Europe experiencing increased demand for Ozempic kits for weight loss, leading to rationing

Ozempic kits rationed in Europe amid surge in weight loss use


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“Novo Nordisk Tightens Supplies of Ozempic to Manage Overwhelming Demand for Weight Loss

Novo Nordisk, the Danish pharmaceutical company, has announced measures to ration starter kits of Ozempic in Europe and reduce supplies of another diabetes drug, Victoza. This decision is aimed at prioritizing the production of Ozempic, which has seen a sudden surge in demand from people using it to lose weight.

Temporary Supply Reductions

According to a note to health-care professionals from Novo and the European Medicines Agency (EMA), the Danish drugmaker will temporarily reduce the supply of Victoza in order to increase the supply of Ozempic. This means intermittent Ozempic shortages are expected throughout 2024, while Victoza shortages are expected at least until the second quarter of 2024. The shortage of both drugs is expected to deteriorate over the remainder of the year.

Reason for the Shortages

Both Victoza and Ozempic are injections based on the substance class of GLP-1 receptor agonists. However, only Ozempic has been associated with considerable weight loss and suppression of appetite, in addition to regulating insulin production. The active ingredient in Victoza is known as liraglutide.

Implications and Recommendations

Novo Nordisk has urged doctors to refrain from starting new patients on Victoza until at least Q2 2024 when supply is expected to normalize. Additionally, they have decided to limit the supply of the 0.25-mg starting dose of Ozempic to prioritize patients already on the weekly therapy over prospective new patients.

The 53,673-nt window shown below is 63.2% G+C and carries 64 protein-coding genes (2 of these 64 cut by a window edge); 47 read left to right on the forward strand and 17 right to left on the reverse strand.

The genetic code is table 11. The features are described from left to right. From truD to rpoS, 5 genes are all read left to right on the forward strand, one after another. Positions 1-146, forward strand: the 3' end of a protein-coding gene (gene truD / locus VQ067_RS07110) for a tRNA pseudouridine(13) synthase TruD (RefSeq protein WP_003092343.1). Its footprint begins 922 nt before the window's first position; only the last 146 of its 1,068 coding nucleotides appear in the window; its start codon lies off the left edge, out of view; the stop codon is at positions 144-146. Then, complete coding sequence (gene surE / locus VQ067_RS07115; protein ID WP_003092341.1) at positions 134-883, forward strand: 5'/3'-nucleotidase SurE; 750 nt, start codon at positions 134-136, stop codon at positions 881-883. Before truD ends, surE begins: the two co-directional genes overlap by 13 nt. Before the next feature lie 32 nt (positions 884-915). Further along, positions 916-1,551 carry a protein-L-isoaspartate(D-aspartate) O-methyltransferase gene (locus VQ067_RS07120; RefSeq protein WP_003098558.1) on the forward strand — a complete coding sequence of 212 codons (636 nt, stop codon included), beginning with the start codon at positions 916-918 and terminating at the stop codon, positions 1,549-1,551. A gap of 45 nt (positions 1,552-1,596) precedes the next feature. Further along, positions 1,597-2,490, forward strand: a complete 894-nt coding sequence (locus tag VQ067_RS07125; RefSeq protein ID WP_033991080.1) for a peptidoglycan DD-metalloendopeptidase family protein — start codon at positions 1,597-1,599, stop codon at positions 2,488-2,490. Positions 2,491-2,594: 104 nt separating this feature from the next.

Scramble for Ozempic

In a sign of Europe’s scramble for Ozempic, Germany’s drugs regulator is considering banning Ozempic exports, and several EU members such as France and Austria have already imposed similar measures. While Novo Nordisk has launched Wegovy in some European countries, production bottlenecks have limited its availability, which continues to fuel the demand for Ozempic.


The shortage of Ozempic and Victoza in Europe raises concerns about the prioritization of drugs based on commercial demand rather than medical necessity. The decision to ration supplies and prioritize the production of Ozempic may hinder access for diabetic patients who require Victoza, and the temporary measures put in place may have long-term implications for individuals relying on these medications. It also brings to light the growing demand for weight-loss drugs and the challenges in meeting this demand. The ongoing developments in the pharmaceutical industry underscore the need for sustainable solutions to ensure the availability of essential medications for all patients.”


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